The UK outbreaks are still relatively small, but they serve as a cautionary tale for countries across the world that are returning to in-person education.
Scientists believe some of the new variants of the virus, including the B.1.617.2 variant first identified in India, might be more contagious. That could mean social distancing measures that were strong enough to prevent the spread of the “original” virus may not be sufficient to stop transmission of these new strains.
As more schools reopen and new variants become dominant, outbreaks among younger students may become inevitable. Children are currently excluded from vaccination programs in most of the world. Even in the US, one of the few countries currently vaccinating younger people, children under the age of 12 are not eligible for the shot.
As of Tuesday, the B.1.617.2 variant had been found in 54 countries, according to the World Health Organization. While the variant remains uncommon in the US, its share of cases overall is growing, data from the CDC show.
On May 11, the WHO said the United Kingdom had reported the largest number of cases of the strain outside India, although it cautioned that the data may be incomplete, since it depends on countries’ abilities to conduct genetic sequencing.
Public Health England says the proportion of B.1.617.2 cases is growing fast.
Two towns in the north of the country, Bolton and Bradford, have seen major outbreaks of the strain in recent weeks.
Kit Yates, a mathematical biologist and senior lecturer at the University of Bath, said the number of cases among children between the ages of 10 and 14 has never been higher in Bolton.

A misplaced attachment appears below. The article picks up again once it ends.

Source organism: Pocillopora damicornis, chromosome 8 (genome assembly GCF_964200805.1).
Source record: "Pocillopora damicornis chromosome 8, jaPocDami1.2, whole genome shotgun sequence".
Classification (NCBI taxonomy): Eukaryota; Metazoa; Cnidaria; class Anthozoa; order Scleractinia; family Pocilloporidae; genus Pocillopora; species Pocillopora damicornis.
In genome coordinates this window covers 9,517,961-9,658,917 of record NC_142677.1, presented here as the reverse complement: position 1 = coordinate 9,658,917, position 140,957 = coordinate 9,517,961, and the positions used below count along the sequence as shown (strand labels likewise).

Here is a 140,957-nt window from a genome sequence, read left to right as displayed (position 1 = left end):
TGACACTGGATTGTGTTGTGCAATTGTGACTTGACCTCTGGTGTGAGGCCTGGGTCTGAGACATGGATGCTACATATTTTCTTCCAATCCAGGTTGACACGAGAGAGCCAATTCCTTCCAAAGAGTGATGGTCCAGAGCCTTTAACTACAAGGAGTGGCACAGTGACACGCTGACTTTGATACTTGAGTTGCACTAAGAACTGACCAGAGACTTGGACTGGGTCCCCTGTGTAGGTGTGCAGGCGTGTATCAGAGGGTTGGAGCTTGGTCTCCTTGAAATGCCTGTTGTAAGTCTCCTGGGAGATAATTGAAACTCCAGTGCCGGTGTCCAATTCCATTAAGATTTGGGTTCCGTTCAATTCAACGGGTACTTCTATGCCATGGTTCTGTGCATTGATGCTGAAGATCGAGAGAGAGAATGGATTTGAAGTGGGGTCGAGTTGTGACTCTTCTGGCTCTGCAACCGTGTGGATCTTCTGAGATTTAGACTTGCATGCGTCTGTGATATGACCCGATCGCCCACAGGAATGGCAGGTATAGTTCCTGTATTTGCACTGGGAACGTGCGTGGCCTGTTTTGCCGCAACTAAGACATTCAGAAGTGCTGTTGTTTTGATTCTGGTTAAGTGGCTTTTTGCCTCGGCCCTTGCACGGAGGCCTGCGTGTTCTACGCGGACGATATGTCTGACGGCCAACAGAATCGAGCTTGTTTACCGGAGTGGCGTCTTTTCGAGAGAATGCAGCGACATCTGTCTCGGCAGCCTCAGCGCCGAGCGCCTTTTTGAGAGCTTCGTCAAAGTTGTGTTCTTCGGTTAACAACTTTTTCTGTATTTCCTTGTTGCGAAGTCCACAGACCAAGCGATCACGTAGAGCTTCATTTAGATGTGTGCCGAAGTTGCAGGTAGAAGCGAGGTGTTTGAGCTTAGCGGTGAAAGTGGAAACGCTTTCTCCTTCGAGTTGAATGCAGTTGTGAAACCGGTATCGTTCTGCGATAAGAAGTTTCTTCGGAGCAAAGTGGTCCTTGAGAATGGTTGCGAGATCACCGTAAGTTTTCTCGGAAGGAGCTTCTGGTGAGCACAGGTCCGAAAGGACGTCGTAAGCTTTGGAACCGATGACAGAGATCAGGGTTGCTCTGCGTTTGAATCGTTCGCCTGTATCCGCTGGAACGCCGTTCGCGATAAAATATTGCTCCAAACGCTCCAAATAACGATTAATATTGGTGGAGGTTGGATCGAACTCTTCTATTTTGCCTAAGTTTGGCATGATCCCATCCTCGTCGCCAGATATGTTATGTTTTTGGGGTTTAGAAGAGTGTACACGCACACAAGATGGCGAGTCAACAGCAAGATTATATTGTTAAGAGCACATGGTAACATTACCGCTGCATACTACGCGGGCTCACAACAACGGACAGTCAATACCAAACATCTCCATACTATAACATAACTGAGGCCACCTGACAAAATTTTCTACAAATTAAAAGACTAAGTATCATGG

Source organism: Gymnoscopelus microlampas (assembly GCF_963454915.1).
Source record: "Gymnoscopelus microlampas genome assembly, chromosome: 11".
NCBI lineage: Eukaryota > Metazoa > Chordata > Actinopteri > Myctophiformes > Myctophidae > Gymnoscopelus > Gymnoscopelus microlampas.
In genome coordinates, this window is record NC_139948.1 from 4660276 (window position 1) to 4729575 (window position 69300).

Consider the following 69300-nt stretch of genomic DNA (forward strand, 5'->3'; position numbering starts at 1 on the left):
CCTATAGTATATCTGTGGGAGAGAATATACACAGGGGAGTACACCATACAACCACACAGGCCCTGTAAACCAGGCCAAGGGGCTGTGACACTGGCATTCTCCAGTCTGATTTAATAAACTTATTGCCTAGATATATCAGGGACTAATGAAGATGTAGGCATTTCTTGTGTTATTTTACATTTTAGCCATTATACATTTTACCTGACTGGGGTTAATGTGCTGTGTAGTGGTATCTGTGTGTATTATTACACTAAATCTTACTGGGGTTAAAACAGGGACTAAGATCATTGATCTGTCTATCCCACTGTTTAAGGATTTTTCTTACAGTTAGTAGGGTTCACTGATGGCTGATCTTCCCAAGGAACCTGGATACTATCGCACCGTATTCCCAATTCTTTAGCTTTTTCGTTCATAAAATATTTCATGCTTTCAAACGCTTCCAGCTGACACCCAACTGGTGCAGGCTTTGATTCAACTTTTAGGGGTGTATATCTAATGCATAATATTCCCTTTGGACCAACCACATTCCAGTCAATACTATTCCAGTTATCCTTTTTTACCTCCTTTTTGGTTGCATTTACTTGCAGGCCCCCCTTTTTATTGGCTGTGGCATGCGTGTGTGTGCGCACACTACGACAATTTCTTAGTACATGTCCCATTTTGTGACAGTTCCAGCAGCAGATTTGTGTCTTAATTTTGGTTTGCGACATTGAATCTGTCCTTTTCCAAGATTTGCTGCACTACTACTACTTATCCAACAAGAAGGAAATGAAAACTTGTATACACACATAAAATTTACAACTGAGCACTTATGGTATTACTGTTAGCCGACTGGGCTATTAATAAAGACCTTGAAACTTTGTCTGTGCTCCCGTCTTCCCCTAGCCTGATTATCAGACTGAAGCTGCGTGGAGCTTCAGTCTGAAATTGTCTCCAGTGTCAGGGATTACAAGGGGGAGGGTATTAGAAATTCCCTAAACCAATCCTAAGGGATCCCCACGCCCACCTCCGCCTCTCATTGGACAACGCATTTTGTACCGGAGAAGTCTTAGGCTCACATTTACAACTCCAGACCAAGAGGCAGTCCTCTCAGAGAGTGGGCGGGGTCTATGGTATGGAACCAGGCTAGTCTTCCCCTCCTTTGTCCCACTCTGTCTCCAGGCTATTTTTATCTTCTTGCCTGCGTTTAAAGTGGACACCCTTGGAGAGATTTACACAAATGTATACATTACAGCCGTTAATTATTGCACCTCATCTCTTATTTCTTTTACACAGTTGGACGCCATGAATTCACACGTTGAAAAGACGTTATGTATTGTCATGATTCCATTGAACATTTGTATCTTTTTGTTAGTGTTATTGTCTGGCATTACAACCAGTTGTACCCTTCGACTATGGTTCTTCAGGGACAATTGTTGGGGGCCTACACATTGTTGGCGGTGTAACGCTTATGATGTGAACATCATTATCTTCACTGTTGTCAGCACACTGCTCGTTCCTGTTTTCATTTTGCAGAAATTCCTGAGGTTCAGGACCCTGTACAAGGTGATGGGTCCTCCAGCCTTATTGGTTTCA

Yates said the three worst-impacted age groups in the area are all children and teenagers, with most cases recorded in kids between the ages of 10 and 14, followed by those aged 15 to 19 and then those in the five to nine age bracket.
“The rates of infection seem highest among school-age children, where rises were seen earlier, and this now appears to be spreading to older age groups” in areas with B.1.617.2 outbreaks, said Deepti Gurdasani, an epidemiologist and senior lecturer at Queen Mary University in London.
Schools could be driving outbreaks
“The variant seems to have spread among children first, and became dominant among children, before gaining dominance in other age groups,” she said.
What experts don’t yet know is whether the high number of cases among children means they might be more susceptible to the new variants, or whether there is something about the school environment that makes the new variants…
Read More News: Here’s why schools are on alert over new coronavirus variants